Tag Archives: chord of the week

The biggest gangster among the triads is the G major – chord of the week

There is no bigger G than the G major in the guitar universe. This triad fits in gangster hip-hop as well as in country and pop. That’s why this week we’re presenting the G major as chord of the week. Check out our Instagram for more chords.

When you’re beginning to play guitar one of the first handles you will learn is the G major. This chord, together with the D, C, A and E, makes up the basis of many songs. We’ve put together five tracks for you to jam along to, so you can learn which other fundamental root tones combine best with the G major by playing many songs in this key.

Wish You Were Lord – Pink Floyd

The song Wish You Were Here from Pink Floyd’s 1975 album with the same name is a must in every summer jam. The track is fresh and sounds cheerful at times, yet at the same time it is drenched in melancholy. This is due to the special combination of chords that all fall into the key of G major. Think for example of an E minor seven or an A7sus4. This is a good moment to overcome the fear of these difficult names and to strike the chords themselves. That doesn’t sound too bad now, does it?

Sweet Home Alabama – Lynyrd Skynyrd

For the beginning guitarist Sweet Home Alabama by Lynyrd Skynyrd is a great opportunity to practice the basics. With chords like Em, A, D, G and F you get all the G major standard combinations in one song. For the advanced guitarist the challenge is to play along with the licks. Actually, learning to play Sweet Home Alabama is like killing two birds with one stone. Kid Rock was inspired by this song for his own track All Summer Long. So you kind of learn to play both. Try it.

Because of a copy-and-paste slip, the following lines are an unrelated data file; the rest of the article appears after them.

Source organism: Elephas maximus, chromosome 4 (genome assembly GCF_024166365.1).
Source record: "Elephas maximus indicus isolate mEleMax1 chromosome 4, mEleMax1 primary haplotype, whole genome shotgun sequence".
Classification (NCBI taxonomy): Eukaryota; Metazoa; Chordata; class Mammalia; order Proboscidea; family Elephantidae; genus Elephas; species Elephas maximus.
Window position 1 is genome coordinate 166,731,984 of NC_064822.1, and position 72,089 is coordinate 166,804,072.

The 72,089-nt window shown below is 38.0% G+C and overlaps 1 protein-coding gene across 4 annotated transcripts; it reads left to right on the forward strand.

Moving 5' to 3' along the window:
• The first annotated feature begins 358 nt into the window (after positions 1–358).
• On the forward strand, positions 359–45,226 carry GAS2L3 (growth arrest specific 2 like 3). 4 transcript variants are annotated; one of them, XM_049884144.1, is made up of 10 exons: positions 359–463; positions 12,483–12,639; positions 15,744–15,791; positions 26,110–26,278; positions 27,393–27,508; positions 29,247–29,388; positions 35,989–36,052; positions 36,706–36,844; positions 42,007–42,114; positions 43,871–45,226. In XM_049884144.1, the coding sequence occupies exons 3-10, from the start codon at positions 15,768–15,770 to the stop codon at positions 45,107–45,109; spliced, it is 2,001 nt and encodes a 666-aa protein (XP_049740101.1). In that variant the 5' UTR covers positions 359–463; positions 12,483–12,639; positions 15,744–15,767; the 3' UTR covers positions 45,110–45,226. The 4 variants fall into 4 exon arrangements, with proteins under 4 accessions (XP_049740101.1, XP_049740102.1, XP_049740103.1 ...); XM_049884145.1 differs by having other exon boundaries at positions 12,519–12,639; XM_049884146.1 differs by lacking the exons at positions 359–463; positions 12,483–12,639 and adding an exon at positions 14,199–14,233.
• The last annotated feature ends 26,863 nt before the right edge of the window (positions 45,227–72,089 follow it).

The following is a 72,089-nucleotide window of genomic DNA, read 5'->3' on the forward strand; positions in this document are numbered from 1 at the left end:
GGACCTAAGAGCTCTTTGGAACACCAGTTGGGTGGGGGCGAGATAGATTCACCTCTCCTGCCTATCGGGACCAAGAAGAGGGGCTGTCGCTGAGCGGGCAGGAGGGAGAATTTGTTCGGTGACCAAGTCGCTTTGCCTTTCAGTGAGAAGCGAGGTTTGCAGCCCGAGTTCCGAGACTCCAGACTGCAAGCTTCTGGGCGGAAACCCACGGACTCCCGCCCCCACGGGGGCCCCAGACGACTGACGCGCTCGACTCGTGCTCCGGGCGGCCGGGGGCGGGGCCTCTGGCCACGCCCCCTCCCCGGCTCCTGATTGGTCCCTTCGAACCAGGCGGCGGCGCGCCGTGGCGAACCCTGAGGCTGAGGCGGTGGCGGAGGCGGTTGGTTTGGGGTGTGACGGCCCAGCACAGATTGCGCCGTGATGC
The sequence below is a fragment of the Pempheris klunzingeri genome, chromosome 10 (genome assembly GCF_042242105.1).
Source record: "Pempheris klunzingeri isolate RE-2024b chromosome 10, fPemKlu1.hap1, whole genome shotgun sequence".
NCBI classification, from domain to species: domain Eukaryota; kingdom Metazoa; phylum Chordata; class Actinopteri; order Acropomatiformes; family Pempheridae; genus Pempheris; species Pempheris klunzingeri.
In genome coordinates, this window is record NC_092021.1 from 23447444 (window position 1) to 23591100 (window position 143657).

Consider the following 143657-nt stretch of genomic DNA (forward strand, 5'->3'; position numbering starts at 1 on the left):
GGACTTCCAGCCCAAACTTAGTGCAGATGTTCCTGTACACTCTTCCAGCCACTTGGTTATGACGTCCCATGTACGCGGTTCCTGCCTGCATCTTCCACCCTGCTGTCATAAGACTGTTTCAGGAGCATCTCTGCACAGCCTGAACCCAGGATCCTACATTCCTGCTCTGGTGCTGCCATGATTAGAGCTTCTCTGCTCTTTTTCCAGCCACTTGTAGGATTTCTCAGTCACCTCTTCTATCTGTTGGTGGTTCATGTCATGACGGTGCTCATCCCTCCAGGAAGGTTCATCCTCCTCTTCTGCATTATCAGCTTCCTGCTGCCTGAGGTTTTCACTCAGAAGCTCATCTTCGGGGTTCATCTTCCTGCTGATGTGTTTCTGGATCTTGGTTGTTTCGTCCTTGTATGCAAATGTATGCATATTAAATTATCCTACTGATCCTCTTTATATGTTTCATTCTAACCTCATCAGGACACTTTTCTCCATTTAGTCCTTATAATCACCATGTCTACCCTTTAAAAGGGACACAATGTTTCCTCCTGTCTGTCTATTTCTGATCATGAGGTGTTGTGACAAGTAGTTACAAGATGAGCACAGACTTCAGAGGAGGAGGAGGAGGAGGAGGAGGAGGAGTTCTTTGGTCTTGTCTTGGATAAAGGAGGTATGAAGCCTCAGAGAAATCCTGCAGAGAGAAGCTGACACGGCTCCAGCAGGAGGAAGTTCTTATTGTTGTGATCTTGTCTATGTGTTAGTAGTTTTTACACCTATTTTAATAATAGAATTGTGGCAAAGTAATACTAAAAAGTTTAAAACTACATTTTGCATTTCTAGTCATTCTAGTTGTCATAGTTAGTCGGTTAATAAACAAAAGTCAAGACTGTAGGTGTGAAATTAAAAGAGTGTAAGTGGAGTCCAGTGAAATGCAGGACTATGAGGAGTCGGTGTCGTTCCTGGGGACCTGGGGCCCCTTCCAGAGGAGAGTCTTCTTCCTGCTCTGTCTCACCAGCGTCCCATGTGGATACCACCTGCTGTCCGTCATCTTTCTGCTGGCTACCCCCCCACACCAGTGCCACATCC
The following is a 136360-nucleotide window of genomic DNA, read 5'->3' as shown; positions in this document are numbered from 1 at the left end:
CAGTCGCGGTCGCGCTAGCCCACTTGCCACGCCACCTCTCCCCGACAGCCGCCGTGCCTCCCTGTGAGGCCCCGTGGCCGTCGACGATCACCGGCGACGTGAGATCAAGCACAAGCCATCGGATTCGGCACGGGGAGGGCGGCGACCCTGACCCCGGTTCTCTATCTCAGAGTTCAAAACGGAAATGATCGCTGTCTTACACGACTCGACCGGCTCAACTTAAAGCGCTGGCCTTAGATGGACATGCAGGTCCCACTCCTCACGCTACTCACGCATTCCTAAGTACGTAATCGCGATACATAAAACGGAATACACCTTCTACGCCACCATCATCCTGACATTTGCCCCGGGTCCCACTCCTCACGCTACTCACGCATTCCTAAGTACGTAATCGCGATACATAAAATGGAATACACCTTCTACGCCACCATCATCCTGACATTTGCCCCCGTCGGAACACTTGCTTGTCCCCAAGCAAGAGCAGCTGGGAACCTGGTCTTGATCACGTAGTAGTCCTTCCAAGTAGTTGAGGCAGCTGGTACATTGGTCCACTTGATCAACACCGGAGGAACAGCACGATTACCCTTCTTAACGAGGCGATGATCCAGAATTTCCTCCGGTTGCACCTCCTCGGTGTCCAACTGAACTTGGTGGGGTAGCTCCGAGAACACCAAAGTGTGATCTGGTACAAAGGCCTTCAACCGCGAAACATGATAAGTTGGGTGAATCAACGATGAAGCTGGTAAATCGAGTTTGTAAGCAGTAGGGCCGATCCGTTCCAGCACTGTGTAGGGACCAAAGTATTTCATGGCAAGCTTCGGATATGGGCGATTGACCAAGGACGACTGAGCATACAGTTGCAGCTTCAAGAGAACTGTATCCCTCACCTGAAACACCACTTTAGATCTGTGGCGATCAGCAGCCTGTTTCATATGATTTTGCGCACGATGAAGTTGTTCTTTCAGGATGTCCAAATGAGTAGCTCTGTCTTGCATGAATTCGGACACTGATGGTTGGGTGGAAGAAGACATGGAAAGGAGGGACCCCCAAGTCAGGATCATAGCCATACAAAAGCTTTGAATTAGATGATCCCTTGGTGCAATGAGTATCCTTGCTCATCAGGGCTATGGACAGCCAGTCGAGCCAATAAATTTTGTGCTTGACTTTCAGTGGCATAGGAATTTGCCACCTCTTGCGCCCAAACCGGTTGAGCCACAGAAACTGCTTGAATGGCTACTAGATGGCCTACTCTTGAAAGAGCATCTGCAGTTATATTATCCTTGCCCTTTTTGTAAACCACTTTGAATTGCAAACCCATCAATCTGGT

The Rain Song – Led Zeppelin

As an advanced guitarist you sometimes need a little challenge, but you don’t want to sound too mushy. If that’s the case The Rain Song is the track you’re looking for. If you don’t have any plans for the weekend, just grab the chord scheme and take your time. Pay close attention to the way Jimmy Page subtly blends a G minor into a G minor seven, which then seamlessly flows into a C minor. The trick is to listen carefully and to keep practicing.

Banana Pancakes – Jack Johnson

If you’re going to chill on the beach this summer with your guitar, then this song by surfer boy Jack Johnson is a good addition to your jam. In this track Johnson uses a lot of seven chords. These have a dreamy sound and provide the atmosphere that is so characteristic of the song. Don’t be deterred by an A7, G7 or D7. As you can see here, in a seven chord less is more.

White Iverson – Post Malone

Did we say that the G major lends itself to every genre? You can see that in this track by Post Malone as well. White Iverson is just like Banana Pancakes and Wish You Were Here dreamy and groovy. You would almost expect that this song also consists of seven chords. The opposite is true. The Post Malone track is made up out of relatively standard chords.